Case No. 1:13-cv-00275-BLW
MEMORANDUM DECISION AND ORDER
The Court has before it a motion to exclude the testimony of John Rumel filed by the Church and joined by BSA. The motion is fully briefed and at issue. For the reasons expressed below, the Court will grant in part and deny in part the motion.
Professor Rumel teaches law at the University of Idaho Law School. Plaintiffs intend to call him as a "summarization witness under Federal Rule of Evidence 1006 and/or 611." See Exhibit C (Dkt. No. 403). Plaintiffs explain that he will not offer expert testimony but will instead be asked to summarize documentary evidence that
tends to prove or support Plaintiffs' claims of constructive fraud against Defendants. Mr. Rumel may be asked to summarize or identify documentation tending to prove that Defendants represented that scouting was safe from the danger of child molestation. He may be asked to summarize and/or identify documents that tend to prove that scouting was not safe because of the danger of child molestation. He may be asked to summarize or identify documents that tend to prove that Defendants knew that scouting was not safe because of the danger of child molestation. He may be asked to summarize or identify documents that tend to prove that Defendants promoted, encouraged and helped create a relationship of trust and confidence between scoutmaster and scout. The documents Mr. Rumel may summarize and/or identify for the jury include the documents identified in Exhibit 1, attached hereto, and any document produced or described in any discovery by any party to this litigation.
Id. at p. 2 (emphasis added). The documents listed in Exhibit 1 include three IV Files - those of Arnold, Schmidt, and Empey. But plaintiffs expand that list in their responsive brief to this motion, asserting that Professor Rumel will be asked "to point out among the thousands of pages of IV Files instances where BSA said things, in writing, that show it was intentionally covering up child molestation in Scouting . . . ." Plaintiffs' Brief (Dkt. No. 469) at pp. 6-7. Indeed, plaintiffs will attempt through Professor Rumel to introduce into evidence "hundreds (nearly a thousand or more) IV Files containing thousands of pages of documents . . . ." Id. at p. 7.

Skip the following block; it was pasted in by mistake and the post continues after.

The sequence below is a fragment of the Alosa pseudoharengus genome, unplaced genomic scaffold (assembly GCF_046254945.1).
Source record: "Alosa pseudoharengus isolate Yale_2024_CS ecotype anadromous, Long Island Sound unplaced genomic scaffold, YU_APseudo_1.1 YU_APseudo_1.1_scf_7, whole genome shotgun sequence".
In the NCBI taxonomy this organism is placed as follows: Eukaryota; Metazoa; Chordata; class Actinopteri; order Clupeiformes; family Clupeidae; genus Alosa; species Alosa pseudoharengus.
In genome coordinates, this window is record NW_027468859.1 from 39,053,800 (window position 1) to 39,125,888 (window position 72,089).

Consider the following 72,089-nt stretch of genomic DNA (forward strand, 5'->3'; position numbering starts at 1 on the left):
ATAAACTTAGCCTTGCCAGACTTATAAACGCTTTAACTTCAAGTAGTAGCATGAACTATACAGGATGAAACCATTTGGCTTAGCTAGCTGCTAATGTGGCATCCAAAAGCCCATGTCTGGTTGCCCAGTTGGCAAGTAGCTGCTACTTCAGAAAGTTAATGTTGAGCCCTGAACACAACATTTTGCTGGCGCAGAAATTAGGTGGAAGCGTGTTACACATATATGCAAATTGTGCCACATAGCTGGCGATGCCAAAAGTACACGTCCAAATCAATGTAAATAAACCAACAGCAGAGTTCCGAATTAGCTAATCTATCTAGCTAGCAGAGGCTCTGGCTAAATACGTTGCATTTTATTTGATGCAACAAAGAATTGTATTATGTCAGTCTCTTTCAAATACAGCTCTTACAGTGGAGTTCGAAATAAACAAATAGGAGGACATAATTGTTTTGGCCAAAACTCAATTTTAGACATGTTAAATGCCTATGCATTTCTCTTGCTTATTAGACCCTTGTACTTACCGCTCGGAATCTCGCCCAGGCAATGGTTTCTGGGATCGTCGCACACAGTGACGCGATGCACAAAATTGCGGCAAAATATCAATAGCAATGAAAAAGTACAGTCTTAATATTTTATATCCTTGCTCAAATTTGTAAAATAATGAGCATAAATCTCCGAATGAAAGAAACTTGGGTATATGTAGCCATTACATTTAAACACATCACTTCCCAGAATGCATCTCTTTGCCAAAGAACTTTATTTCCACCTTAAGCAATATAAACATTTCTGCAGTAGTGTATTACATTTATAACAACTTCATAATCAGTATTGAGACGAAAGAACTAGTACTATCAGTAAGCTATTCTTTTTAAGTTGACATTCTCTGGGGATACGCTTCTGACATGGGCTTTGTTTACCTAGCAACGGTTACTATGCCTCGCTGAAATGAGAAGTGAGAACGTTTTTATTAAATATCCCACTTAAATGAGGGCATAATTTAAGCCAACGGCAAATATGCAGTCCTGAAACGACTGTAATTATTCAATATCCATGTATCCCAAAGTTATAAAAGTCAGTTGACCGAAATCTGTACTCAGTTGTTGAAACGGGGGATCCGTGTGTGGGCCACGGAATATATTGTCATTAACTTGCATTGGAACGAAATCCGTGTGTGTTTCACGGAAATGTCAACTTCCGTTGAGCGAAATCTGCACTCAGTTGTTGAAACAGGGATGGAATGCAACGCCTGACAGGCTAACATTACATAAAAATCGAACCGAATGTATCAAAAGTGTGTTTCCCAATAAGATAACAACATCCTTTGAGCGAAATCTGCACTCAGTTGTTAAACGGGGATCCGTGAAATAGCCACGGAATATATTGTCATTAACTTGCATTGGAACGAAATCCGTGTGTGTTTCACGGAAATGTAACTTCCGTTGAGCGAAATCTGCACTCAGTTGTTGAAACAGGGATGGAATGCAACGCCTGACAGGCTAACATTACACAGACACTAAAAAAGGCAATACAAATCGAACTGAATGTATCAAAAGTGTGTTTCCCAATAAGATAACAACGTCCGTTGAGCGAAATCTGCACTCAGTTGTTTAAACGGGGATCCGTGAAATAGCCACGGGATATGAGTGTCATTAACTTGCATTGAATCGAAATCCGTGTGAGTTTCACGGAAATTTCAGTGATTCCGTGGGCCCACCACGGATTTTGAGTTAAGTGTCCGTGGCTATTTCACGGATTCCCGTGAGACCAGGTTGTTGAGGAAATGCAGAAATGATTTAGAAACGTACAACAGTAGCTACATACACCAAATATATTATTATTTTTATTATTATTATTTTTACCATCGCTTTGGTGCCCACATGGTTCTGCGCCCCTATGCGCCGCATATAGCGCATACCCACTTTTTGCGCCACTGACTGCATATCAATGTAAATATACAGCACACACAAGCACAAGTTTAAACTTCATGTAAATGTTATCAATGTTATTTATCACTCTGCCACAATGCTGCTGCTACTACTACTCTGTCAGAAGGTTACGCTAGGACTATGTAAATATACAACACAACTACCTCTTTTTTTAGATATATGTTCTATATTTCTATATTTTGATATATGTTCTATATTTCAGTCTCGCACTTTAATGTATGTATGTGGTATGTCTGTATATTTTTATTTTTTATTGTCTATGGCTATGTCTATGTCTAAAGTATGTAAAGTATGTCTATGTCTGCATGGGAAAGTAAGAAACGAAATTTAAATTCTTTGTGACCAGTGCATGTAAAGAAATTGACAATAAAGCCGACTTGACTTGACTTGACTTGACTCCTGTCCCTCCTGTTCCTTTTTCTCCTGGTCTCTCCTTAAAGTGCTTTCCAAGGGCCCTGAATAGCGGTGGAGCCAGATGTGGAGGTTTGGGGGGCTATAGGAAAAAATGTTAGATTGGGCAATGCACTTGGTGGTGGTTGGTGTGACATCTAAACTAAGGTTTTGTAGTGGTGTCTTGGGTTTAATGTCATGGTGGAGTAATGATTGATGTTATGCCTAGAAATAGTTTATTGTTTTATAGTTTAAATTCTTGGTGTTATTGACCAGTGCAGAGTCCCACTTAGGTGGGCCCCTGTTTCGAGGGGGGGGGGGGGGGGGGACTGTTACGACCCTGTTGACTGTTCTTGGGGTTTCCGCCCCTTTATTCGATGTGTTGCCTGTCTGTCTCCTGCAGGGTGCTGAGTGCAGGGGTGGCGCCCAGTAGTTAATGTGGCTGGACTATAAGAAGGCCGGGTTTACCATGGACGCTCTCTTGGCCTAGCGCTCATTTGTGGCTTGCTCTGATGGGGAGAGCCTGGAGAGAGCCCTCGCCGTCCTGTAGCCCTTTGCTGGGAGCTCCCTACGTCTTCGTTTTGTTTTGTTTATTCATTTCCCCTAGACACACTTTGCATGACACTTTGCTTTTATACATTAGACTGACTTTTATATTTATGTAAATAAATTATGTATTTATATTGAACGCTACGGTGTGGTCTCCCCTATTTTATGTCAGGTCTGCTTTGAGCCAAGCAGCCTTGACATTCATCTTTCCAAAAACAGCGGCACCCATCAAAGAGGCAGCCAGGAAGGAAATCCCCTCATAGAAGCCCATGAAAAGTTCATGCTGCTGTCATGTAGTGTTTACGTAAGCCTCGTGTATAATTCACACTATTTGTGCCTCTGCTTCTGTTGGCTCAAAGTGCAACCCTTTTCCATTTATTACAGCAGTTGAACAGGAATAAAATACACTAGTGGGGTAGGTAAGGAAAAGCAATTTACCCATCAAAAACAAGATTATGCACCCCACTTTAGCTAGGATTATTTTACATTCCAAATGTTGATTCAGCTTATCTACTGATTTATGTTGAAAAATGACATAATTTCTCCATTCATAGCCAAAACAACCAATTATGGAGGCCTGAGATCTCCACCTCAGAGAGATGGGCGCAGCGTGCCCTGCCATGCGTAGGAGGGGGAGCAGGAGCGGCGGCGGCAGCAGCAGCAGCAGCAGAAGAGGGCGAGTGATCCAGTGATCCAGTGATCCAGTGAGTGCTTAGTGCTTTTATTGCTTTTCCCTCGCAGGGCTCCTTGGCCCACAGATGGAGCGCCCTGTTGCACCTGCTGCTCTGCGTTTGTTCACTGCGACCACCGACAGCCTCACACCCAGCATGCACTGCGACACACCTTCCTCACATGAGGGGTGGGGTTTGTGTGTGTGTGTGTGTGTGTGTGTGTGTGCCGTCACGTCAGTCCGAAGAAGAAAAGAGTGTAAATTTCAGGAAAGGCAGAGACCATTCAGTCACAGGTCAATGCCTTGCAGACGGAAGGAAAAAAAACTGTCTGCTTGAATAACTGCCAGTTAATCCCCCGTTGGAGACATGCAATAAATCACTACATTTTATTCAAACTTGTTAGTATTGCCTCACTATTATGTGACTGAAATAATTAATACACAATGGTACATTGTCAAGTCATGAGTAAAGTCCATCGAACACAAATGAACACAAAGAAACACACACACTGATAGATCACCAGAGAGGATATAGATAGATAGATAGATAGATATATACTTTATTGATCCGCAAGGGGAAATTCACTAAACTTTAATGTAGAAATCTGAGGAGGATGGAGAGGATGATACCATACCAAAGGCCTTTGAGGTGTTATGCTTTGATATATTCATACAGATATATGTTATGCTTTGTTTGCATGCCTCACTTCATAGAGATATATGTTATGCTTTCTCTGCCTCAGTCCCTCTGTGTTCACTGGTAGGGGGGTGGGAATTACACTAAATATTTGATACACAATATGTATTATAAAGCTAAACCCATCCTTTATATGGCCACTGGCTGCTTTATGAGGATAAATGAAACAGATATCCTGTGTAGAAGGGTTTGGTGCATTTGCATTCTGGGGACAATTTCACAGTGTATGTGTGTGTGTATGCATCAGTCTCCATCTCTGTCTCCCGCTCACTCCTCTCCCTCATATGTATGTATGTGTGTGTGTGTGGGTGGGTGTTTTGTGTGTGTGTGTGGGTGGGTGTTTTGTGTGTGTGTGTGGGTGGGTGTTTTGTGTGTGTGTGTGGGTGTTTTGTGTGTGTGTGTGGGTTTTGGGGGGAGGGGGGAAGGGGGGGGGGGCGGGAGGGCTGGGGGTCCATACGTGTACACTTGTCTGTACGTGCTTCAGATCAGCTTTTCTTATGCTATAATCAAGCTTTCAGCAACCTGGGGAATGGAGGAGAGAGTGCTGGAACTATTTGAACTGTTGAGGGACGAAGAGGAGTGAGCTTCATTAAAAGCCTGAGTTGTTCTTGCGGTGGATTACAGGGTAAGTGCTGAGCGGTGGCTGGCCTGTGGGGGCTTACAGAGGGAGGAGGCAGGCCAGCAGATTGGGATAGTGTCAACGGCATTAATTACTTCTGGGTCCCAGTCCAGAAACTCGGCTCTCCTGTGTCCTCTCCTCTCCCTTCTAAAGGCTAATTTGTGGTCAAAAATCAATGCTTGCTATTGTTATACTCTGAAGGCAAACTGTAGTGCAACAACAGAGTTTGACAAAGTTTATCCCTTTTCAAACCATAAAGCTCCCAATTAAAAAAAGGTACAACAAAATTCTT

In addition to these IV Files, plaintiffs will also introduce through Professor Rumel "hundreds, if not thousands of pages of other documents produced by defendants." Id. There documents include BSA Handbooks, BSA Charters & Bylaws, BSA Rules & Regulations, BSA Annual Reports to Congress, BSA promotional material including videos, Church Handbooks, and documents regarding the relationship between the Church and BSA. See Exhibit 1 (Dkt. No. 403).
Professor Rumel's testimony, defendants argue, is not admissible under either Rule 611 (a) or Rule 1006, because his testimony is not a summary contemplated by these Rules but instead contains legal opinions. Defendants also point out that plaintiffs have never identified what portions of the thousands of documents Professor Rumel will rely upon in his summary testimony.
Rule 1006 permits "use [of] a summary, chart, or calculation to prove the content of voluminous writings, recordings, or photographs that cannot be conveniently examined in court." Because Rule 1006 is limited to voluminous "writings, recordings, or photographs," it does not allow a witness to summarize previously admitted oral testimony. U.S. v. Baker, 10 F.3d 1374, 1411 (9th Cir. 1993), overruled on other grounds, U.S. v. Nordby, 225 F.3d 1053 (9th Cir. 1995). But Baker did allow a summary of oral testimony under Rule 611(a), which authorizes the court to "exercise reasonable control over the mode . . . of . . . presenting evidence so as to (1) make these procedures effective for determining the truth, [and] (2) avoid wasting time . . . ." To support that ruling, Baker cited to the leading treatise on evidence. See 5 Jack B. Weinstein and Margaret A. Berger, Weinstein's Evidence, ¶ 1006 (1993) (stating that a summary "prepared by a witness from his own knowledge to assist the jury in understanding or remembering a mass of details . . . is admissible, not under Rule 1006, but under such general principles of good sense as are embodied in Rule 611(a)").